The Falmouth Land Trust has until the end of September to raise $250,000 to purchase Underwood Springs.

FALMOUTH — Faced with a September deadline, fundraising by the Falmouth Land Trust to purchase Underwood Springs Forest is nearing the three-quarter mark, and two local residents have pitched in to encourage others to donate.

Volunter Magnus Gehrke ,13, poses with a sign supporting the 52-acre planned preservation, Underwood Springs Forest, which has over $200,000 to raise by Sept. Courtesy photo

Plans to buy the $830,000 property took off in February. The town had earmarked $200,000 for the project, but pulled the funding due to financial strains caused by the COVID-19 pandemic and uncertainty about the town’s financial future.

The trust has raised $580,000 but $250,000 more is needed as  a pair of anonymous donors have now pitched in $25,000 each as challenge grants.

“The donors are residents of Falmouth, and neither of them live within a mile of this property,” said Jennifer Grimm, director of the Falmouth Land Trust. “They are just people who people who feel strongly about conservation and this project and hope that this will help.” 

The trust has hit a few bumps in fundraising efforts since the project kicked off, in light of financial strains caused by the COVID-19 pandemic.

“We also slowed down in asking people and reaching out, given how many people were unsure of their finances and work with the pandemic,” Grimm said.

Considering the deadline to buy the property is the end of September, Grimm is no longer “counting on the town contribution,” and has been looking for alternative funding sources. She hopes the anonymous donors will inspire more support. Up to $50,000 donated by residents will be matched by the donors, Grimm said.

If enough money isn’t raised by the deadline, the sale will go public.

“If that happens, our only play is to ask for more time, but the seller has already been generous with extending the deadline,” Grimm said.

Grimm said the trust cannot buy just a portion of the parcel, as grant funding based on the land’s ecological value and preservation counts on protecting the entire preserve, and doing so would cause funding to “unravel.”

The owner, Don Hincks, initially asked for $1.9 million for the parcel, Grimm said previously, so this current opportunity is a “bargain.”

[mtm-related-linkurl=”https://www.pressherald.com/2020/04/21/falmouth-postpones-200k-donation-toward-land-trust-purchase/”]Read more about postponement to town funding[/mtm-related-link]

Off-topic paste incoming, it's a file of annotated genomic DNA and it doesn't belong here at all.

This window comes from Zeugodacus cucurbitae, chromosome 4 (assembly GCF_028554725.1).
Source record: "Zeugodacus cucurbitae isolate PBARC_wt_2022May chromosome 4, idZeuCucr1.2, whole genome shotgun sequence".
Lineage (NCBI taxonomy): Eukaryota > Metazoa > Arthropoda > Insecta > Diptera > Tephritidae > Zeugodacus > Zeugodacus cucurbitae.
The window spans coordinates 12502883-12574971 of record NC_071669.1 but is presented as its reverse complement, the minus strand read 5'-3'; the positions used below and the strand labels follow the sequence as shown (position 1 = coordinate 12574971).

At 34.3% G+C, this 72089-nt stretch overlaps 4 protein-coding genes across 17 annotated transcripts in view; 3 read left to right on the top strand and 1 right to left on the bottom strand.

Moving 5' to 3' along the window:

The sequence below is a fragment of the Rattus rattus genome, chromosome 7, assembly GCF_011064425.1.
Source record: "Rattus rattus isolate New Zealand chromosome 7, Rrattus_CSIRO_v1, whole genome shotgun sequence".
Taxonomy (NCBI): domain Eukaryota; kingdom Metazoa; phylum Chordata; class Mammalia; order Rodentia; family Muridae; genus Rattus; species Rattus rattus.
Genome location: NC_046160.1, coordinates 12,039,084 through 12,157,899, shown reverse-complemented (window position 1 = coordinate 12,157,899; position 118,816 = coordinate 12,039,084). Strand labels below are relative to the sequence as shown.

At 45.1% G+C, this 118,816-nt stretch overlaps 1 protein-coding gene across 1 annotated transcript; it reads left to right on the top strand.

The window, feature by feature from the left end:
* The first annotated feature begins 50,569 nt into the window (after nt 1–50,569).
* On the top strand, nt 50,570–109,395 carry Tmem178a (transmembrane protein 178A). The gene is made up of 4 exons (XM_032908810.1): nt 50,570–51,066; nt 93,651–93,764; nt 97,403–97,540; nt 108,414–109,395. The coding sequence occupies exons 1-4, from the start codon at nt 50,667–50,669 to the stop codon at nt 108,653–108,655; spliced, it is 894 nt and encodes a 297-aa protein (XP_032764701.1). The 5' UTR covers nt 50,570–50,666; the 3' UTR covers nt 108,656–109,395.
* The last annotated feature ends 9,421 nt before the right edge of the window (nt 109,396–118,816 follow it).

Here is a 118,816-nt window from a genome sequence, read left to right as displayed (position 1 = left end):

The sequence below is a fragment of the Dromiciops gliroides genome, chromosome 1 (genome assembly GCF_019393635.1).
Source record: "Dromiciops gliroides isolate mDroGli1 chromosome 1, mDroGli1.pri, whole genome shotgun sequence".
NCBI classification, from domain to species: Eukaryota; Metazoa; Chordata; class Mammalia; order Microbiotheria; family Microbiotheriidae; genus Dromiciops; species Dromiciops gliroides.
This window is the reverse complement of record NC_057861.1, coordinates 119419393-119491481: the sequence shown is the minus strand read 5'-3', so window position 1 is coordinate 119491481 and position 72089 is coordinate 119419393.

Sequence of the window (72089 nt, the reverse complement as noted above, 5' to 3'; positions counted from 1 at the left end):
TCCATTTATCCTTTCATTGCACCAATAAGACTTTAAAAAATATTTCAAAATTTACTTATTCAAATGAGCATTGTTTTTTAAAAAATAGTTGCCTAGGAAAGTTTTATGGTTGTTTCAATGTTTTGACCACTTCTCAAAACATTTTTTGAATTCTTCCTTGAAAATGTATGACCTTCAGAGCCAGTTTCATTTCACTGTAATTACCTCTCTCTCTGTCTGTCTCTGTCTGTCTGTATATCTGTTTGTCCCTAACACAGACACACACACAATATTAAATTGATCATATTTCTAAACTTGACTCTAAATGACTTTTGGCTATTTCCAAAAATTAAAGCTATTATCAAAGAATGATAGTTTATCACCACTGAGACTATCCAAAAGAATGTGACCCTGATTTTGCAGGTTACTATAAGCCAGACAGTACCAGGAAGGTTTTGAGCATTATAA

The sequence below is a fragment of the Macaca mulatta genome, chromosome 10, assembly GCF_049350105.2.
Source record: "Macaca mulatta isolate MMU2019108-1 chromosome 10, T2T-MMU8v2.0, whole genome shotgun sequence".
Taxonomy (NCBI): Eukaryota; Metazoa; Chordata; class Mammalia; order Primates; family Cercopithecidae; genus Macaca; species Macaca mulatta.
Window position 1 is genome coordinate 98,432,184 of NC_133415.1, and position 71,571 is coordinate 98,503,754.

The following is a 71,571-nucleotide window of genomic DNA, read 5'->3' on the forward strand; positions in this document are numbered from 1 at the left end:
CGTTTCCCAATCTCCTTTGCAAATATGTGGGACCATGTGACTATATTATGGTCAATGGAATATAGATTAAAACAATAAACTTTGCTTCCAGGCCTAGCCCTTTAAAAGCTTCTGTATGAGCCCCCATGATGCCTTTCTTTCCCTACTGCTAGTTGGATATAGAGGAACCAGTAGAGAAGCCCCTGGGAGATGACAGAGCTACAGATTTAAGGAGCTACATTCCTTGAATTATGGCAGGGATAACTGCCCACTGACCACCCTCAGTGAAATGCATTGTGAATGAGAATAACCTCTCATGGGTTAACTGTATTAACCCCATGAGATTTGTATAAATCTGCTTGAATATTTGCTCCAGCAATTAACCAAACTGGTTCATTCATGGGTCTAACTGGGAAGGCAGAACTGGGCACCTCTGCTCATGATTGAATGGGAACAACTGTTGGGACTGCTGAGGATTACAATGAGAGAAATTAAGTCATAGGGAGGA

The land bordered by Route 1 and the Underwood Road area. Trails in the preserve would connect to the Woodman trail, a 6.6 acre preserve off  Johnson Road, as well as a number of informal trails that run throughout wooded areas of town, Grimm said.

“This could extend the trail network in the most densely populated part in town,” Grimm said. “The number I came up with was 700 households within three quarters of a mile of this property, so a lot of residents could have access to this.”

Plans do not call for handicap accessible trails, but donations that come after the land is bought will go towards infrastructure to make the trails accessible and ADA complaint.

“How much we can put into ADA accessibility will depend on funding, it’s in the next phase of funding, and we will go after some grants for that as well, but we are focused right now on the acquisition,” Grimm said.

On top of accessibility to homes, the preserve also would protect important parts of the ecosystem, Grimm said.

Notable features include Norton Brook, which feeds into Mill Creek before it empties into Casco Bay. The brook and water system support a run of rainbow smelt and soft shell clam and mussel beds, as well as bird habitats.

“This project will help to protect water quality in a small coastal watershed with state‐documented aquatic habitat values,” said Matt Craig of Casco Bay Estuary Partnership, which is working to conserve all of Casco Bay.

“The parcel’s conservation value may appear compromised owing to its proximity to U.S. Route 1. However, the coastal watershed downstream contains considerable habitat
values,” he said.

“Not only is it important to protect local ecosystems in their own right, we know that there are immense health benefits to spending time in nature,” said Falmouth resident Lesley Gordon, a doctor with Maine Health.

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